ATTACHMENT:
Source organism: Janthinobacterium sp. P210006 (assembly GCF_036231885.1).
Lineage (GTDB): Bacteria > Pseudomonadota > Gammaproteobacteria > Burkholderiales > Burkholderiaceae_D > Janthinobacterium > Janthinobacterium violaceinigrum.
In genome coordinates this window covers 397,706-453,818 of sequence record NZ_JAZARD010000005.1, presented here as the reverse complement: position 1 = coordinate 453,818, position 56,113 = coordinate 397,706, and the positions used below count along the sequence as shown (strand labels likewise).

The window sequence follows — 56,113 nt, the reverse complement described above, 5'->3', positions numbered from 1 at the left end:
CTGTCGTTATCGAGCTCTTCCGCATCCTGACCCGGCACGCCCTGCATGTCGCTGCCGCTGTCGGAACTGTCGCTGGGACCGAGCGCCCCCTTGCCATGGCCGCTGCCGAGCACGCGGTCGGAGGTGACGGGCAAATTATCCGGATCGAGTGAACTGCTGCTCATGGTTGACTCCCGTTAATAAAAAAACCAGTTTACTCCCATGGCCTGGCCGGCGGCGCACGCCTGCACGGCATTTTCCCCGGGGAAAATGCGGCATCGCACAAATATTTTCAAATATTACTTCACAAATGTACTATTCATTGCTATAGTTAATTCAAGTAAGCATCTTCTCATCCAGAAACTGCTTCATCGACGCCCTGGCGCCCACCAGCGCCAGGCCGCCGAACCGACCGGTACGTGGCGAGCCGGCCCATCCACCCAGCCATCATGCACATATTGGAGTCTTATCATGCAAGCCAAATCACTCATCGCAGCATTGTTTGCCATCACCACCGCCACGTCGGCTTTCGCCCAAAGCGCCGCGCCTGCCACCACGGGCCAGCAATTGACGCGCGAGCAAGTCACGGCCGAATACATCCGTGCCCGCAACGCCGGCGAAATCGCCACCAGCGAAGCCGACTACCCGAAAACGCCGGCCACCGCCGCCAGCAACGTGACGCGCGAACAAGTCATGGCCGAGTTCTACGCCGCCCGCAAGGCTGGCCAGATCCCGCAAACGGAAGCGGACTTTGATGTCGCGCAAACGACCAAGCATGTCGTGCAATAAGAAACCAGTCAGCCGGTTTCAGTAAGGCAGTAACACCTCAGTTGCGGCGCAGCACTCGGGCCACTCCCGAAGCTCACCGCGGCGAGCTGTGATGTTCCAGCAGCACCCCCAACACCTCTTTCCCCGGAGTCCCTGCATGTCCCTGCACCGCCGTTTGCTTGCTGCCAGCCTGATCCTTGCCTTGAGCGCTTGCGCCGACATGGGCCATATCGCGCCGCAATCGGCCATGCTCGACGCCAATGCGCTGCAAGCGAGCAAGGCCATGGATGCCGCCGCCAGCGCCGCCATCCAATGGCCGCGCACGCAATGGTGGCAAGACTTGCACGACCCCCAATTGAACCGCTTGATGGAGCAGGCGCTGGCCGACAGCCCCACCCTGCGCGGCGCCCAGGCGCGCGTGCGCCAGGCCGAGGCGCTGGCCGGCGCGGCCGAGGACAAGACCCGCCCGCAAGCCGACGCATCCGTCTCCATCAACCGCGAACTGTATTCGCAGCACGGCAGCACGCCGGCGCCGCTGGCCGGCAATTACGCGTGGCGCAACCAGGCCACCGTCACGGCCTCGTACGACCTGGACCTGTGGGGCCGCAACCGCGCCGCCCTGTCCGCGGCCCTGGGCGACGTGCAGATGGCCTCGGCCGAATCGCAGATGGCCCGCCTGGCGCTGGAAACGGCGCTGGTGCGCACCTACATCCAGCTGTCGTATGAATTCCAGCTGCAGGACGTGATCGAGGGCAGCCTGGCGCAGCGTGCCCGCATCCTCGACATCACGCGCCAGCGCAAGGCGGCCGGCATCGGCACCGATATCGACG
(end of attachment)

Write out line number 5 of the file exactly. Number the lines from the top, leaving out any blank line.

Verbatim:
CTGTCGTTATCGAGCTCTTCCGCATCCTGACCCGGCACGCCCTGCATGTCGCTGCCGCTGTCGGAACTGTCGCTGGGACCGAGCGCCCCCTTGCCATGGCCGCTGCCGAGCACGCGGTCGGAGGTGACGGGCAAATTATCCGGATCGAGTGAACTGCTGCTCATGGTTGACTCCCGTTAATAAAAAAACCAGTTTACTCCCATGGCCTGGCCGGCGGCGCACGCCTGCACGGCATTTTCCCCGGGGAAAATGCGGCATCGCACAAATATTTTCAAATATTACTTCACAAATGTACTATTCATTGCTATAGTTAATTCAAGTAAGCATCTTCTCATCCAGAAACTGCTTCATCGACGCCCTGGCGCCCACCAGCGCCAGGCCGCCGAACCGACCGGTACGTGGCGAGCCGGCCCATCCACCCAGCCATCATGCACATATTGGAGTCTTATCATGCAAGCCAAATCACTCATCGCAGCATTGTTTGCCATCACCACCGCCACGTCGGCTTTCGCCCAAAGCGCCGCGCCTGCCACCACGGGCCAGCAATTGACGCGCGAGCAAGTCACGGCCGAATACATCCGTGCCCGCAACGCCGGCGAAATCGCCACCAGCGAAGCCGACTACCCGAAAACGCCGGCCACCGCCGCCAGCAACGTGACGCGCGAACAAGTCATGGCCGAGTTCTACGCCGCCCGCAAGGCTGGCCAGATCCCGCAAACGGAAGCGGACTTTGATGTCGCGCAAACGACCAAGCATGTCGTGCAATAAGAAACCAGTCAGCCGGTTTCAGTAAGGCAGTAACACCTCAGTTGCGGCGCAGCACTCGGGCCACTCCCGAAGCTCACCGCGGCGAGCTGTGATGTTCCAGCAGCACCCCCAACACCTCTTTCCCCGGAGTCCCTGCATGTCCCTGCACCGCCGTTTGCTTGCTGCCAGCCTGATCCTTGCCTTGAGCGCTTGCGCCGACATGGGCCATATCGCGCCGCAATCGGCCATGCTCGACGCCAATGCGCTGCAAGCGAGCAAGGCCATGGATGCCGCCGCCAGCGCCGCCATCCAATGGCCGCGCACGCAATGGTGGCAAGACTTGCACGACCCCCAATTGAACCGCTTGATGGAGCAGGCGCTGGCCGACAGCCCCACCCTGCGCGGCGCCCAGGCGCGCGTGCGCCAGGCCGAGGCGCTGGCCGGCGCGGCCGAGGACAAGACCCGCCCGCAAGCCGACGCATCCGTCTCCATCAACCGCGAACTGTATTCGCAGCACGGCAGCACGCCGGCGCCGCTGGCCGGCAATTACGCGTGGCGCAACCAGGCCACCGTCACGGCCTCGTACGACCTGGACCTGTGGGGCCGCAACCGCGCCGCCCTGTCCGCGGCCCTGGGCGACGTGCAGATGGCCTCGGCCGAATCGCAGATGGCCCGCCTGGCGCTGGAAACGGCGCTGGTGCGCACCTACATCCAGCTGTCGTATGAATTCCAGCTGCAGGACGTGATCGAGGGCAGCCTGGCGCAGCGTGCCCGCATCCTCGACATCACGCGCCAGCGCAAGGCGGCCGGCATCGGCACCGATATCGACG